While the Centre provides a set of directives and fundings, the responsibility of implementation lies totally with the states. Forests and wildlife are traditionally managed by the states. The states have to struggle with their own set of complexities: several forest guards are above 45 years and unable to do their duty; land use has led to man-animal conflict in certain areas; and some reserves have the presence of Naxalites.

What went wrong in Sariska

Till November 2004, tiger sightings were reported in the habitat, says Rajesh Gopal. The Sariska failure can be blamed on the long drawn out man-animal conflict. There are 28 villages inside the forest. All this led to disturbances in the habitat due to which the tigers did not breed at all. To top it, administratively, Sariska has been slipping in the past seven-eight months because of lack of supervisory control. There was a total systematic failure.

Ranthambore, in contrast, is much better off. The adversely hit areas are Naxalite-affected reserves, Nagarjunsagar in Andhra Pradesh, Valmiki in Bihar, Palmau in Jharkhand

Tiger count

The 2001 census pegged the figure at more than 3,600 in our 28 tiger reserves. Rajesh Gopal asserts, "I think there are more than 3,500 tigers even now. The actual figure will only be known after Project Tiger census begins in November." The Wildlife Institute of India will give its ecological report after which the feasibility of reintroducing tigers will be explored, he adds.

Tiger Task Force, he is hopeful, will be able to suggest ways and means to improve the present system because the members are well-known and established conservators. And the 300-odd NGOs, he admits, need to play a more positive and complimentary role.

‘I see no hope’

Valmik Thapar started working on big cats 30 years ago and spends at least 60 to 70 days in a year in jungles. He calls Project Tiger a complete failure and the task of the Tiger Task Force impossible. "There are not more than 1500 tigers in India. There is a good population in central India, a substantial population in Corbett and the Sunderbans and the southern part of India. In all, six out of the 28 reserves seem to be doing well. The tiger crisis is a serious problem, a national shame and the story of unkept promises. A result of total disregard for recommendations of several committees," he declares in an interview with Vibha Sharma. Excerpts:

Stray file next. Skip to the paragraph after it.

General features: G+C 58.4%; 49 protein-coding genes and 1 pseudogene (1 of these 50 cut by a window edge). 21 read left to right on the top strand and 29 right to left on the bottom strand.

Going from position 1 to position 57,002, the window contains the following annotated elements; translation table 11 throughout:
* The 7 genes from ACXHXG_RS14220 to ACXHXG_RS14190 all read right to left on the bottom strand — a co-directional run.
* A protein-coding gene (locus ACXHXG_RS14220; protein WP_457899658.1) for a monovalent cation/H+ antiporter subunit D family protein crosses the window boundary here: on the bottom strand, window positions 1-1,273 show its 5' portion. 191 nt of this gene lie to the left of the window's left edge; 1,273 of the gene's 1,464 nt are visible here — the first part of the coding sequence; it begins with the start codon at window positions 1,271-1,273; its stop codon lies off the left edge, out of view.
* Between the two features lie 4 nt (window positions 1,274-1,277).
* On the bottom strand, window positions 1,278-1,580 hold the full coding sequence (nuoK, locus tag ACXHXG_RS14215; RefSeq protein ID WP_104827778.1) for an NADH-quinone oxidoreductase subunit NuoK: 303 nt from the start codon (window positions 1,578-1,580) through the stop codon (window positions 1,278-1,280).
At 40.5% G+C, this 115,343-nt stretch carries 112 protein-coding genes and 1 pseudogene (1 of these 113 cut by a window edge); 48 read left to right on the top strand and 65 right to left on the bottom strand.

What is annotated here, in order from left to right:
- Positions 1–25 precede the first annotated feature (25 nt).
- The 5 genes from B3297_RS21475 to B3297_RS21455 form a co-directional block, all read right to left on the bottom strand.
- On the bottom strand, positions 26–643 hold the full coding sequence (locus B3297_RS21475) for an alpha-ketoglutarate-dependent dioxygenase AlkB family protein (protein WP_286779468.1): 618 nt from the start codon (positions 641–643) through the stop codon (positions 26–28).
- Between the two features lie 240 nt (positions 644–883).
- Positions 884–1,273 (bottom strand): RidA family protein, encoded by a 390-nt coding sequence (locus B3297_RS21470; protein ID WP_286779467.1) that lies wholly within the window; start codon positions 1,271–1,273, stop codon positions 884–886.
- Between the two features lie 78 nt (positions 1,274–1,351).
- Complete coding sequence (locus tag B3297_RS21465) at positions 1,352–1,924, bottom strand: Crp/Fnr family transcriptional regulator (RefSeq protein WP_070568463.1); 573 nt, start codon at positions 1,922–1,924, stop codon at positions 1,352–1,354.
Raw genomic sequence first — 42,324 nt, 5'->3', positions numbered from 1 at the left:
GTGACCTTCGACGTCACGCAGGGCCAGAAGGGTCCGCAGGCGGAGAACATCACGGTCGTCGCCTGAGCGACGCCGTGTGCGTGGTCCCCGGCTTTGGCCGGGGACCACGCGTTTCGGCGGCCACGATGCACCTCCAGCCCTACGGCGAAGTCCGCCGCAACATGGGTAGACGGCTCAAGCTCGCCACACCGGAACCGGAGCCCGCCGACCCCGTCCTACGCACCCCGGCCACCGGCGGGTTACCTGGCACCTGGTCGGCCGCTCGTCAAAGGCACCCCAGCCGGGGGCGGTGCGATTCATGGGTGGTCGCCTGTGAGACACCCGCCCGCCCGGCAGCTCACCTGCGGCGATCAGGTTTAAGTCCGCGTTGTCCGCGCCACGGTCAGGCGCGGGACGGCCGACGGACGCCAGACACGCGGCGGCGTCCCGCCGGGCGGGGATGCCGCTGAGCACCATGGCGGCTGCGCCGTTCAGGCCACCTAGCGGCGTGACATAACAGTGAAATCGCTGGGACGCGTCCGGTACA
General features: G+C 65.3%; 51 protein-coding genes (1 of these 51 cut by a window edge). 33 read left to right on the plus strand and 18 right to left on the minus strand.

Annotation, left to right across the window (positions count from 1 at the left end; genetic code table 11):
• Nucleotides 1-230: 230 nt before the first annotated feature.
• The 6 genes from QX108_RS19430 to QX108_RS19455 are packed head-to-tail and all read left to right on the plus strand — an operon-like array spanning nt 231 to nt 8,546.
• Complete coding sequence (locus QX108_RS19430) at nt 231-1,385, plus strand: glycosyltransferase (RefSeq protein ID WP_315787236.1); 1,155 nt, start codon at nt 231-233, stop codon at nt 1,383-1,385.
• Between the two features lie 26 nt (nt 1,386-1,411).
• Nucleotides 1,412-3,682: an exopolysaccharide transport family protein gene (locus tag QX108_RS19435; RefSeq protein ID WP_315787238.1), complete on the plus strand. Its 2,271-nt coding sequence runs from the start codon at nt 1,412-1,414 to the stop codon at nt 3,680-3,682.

Is there any ray of hope?

The Madhya Pradesh Chief Minister has been quoted as saying that his tigers are safe and that nobody could take his parks away from him. What kind of statement is this? Poaching is an accepted serious problem, why has a manhunt not been launched for poachers on the wanted list. For 20 years, there have been no recruitments and the average age of a forest guard is 50 to 55 years. The CBI found 75 per cent of the Sariska staff unfit. At least, I cannot see any ray of hope for now. After studying tigers as a non-scientist for 30 years, all I can say is I have failed. Will the government be able to admit the same?

What are your suggestions?

If you want to save tigers, give them inviolate space. Tiger turf for tiger to live has to be protected and this is a fact of science. Engage local people to protect wildlife and not exploit it. Whenever man has come in to use land, tigers have become extinct from that area. It is not possible for man and tiger to live together.

How can you manage that in this country?

It all depends on how many tigers the Prime Minister wants to save, 500, 1000, 1,500. Tigers cannot be saved if they do not have inviolate space. Let him take the tough decision and decide how much land can be set aside for them, without the menace of tourists and jeeps playing havoc with their lives. More than 35 to 40 per cent of the world’s tiger population lives in India. A tigress with cubs needs to live in totally protected areas. If you cannot give them space, tigers will not have any future and there is no need to waste time on debating how to save them.

What about the tribal Bill?

The Bill needs to be re-drafted and debated to provide rights to tribals in tandem with wildlife. Ideally, the Bill should have been called ‘Forest, wildlife and tribal rights Bill,’ having three parts which deal with protecting the rights of wildlife, forests and tribals. In the present form, the Bill will only increase conflict and tribals will be seen by others living on the forest land. As per the proposed Bill, each nuclear tribal family will get 2.5 hectares. Estimatedly, there are 80 million tribals in the country. If there are 15-20 million nuclear families and each one gets 2.5 hectares, you need 50 million hectares. And there are only 68 million hectares of forest land. Going by at least 2 per cent growth rate of population, the demand will only increase.